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A Creature of Moonlight
Rebecca Hahn
Saffron And Brimstone: Strange Stories
Elizabeth Hand
Captain Vorpatril's Alliance
Lois McMaster Bujold
Snow in May: Stories
Kseniya Melnik
A Dragon-Lover's Treasury of the Fantastic - Anne McCaffrey, Patricia A. McKillip, Joan D. Vinge, Orson Scott Card, L. Sprague de Camp, Roger Zelazny, Mike Resnick, Mickey Zucker Reichert, Jane Yolen, Ciruelo Cabral, David Drake, Esther M. Friesner, Barbara Delaplace, Gregory Benford, Nancy Varian Berberick, Craig This book is pretty much exactly as advertised - if you're in the mood for some dragons, and you're a fan of fantasy fiction, there are stories here for you.
They're not all excellent stories - but my rating gets raised up to 4 stars because it does have some true classics here - Anne McCaffrey's gloriously un-PC 'Weyr Search' (the one that started it all!) and George R.R. Martin's 'Ice Dragon,' for example.

The Jane Yolen story is an excerpt from her 'Pit Dragon' trilogy, which is still my favorite of her works.
The Joan Vinge selection is a wonderfully complex fairy tale, and one I hadn't read before, as a bonus.
I had read the McKillip before; it's a nice feminist take on a quest story.
Mickey Zucker Reichert - eh, I found the Japanese setting unconvincing.
L. Sprague de Camp - not a fan. You might be, but it's just not my style of humor. If you like this, you'll probably also like Gordon R. Dickson's piece, which finishes up the book, and maybe even the rather crass Craig Shaw Gardner one. I just didn't think the Mike Resnick piece was funny at all.
Roger Zelazny's 'The George Business' is also humorous - but I liked it much better.
Lois Tilton's 'Dragonbone Flute' is similar in setting, but beautiful and poignant.
Esther Friesner's Viking-flavored tale was quite entertaining - pleasantly so, after I quite disliked the book I read by her recently.
Barbara Delaplace's story of an abused wife is well-intentioned but clunky.
Steve Rasnic Tem's sci fi/horror take on a dragon story is interesting, but not my favorite thing I've read by the author. The Greg Benford/Marc Laidlaw entry is also sci-fi... but, maybe because I just read it recently, it suffered in comparison to the similar 'Override' by George R.R. Martin.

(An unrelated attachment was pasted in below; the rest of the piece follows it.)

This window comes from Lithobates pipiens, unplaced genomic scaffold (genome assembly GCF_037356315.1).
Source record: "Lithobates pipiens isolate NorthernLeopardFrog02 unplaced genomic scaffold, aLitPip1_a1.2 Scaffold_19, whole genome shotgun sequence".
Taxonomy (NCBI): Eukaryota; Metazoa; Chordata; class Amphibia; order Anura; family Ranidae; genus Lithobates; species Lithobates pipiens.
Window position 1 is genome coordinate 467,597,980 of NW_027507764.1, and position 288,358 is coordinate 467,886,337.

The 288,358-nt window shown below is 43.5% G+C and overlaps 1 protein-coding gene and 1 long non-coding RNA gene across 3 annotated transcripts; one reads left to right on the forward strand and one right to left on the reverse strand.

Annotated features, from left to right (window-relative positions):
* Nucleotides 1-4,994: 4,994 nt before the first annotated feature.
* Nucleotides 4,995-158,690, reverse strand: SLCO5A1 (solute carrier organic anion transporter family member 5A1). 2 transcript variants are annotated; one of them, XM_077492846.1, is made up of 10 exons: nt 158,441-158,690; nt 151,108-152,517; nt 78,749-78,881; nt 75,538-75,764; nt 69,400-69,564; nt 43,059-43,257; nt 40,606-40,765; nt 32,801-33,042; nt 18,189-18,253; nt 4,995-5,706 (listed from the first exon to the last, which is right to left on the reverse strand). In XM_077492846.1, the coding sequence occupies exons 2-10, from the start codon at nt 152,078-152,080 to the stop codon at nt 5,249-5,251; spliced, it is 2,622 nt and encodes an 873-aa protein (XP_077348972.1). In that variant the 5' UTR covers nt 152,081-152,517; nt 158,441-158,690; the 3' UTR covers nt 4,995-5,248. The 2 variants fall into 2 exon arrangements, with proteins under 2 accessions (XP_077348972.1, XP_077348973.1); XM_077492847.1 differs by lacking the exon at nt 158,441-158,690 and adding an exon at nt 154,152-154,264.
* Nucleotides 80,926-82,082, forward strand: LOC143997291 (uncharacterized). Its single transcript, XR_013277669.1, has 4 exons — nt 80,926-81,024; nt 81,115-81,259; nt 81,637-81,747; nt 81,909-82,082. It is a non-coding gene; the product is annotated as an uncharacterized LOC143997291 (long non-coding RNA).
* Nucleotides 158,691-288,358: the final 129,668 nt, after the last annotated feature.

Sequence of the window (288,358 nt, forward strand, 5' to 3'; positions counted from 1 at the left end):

Nancy Berberick - seems like it would be a good intro to a typical fantasy novel. Maybe it is - she's written several 'Dragonlance' books. The David Drake; I also found to be kind of unmemorable.
Orson Scott Card - much as I'd like to dislike Card's writing, I don't. 'A Plague of Butterflies' is weird, disturbing, creepy and beautiful.
eluki bes shahar - A response to Moorcock's Elric/Eternal Champion stories? A woman hero deals with her dangerously magical sword...


Introduction by Margaret Weis
Weyr Search [Pern] by Anne McCaffrey
Cockfight by Jane Yolen
The Storm King by Joan D. Vinge
The Fellowship of the Dragon by Patricia A. McKillip
The Champion of Dragons by Mickey Zucker Reichert
Two Yards of Dragon [Eudoric Dambertson] by L. Sprague de Camp
Saint Willibald’s Dragon by Esther M. Friesner
A Drama of Dragons [Ebenezum] by Craig Shaw Gardner
The George Business by Roger Zelazny
The Dragonbone Flute by Lois Tilton
The Ice Dragon by George R. R. Martin
The Hidden Dragon by Barbara Delaplace
Last Dragon by Steve Rasnic Tem
The Wizard’s Boy by Nancy Varian Berberick
A Hiss of Dragon by Gregory Benford & Marc Laidlaw
A Plague of Butterflies by Orson Scott Card
The Ever-After by eluki bes shahar
Dragons’ Teeth [Dama (& Vettius)] by David Drake
The Trials and Tribulations of Myron Blumberg, Dragon by Mike Resnick
St. Dragon and the George [Jim Eckert] by Gordon R. Dickson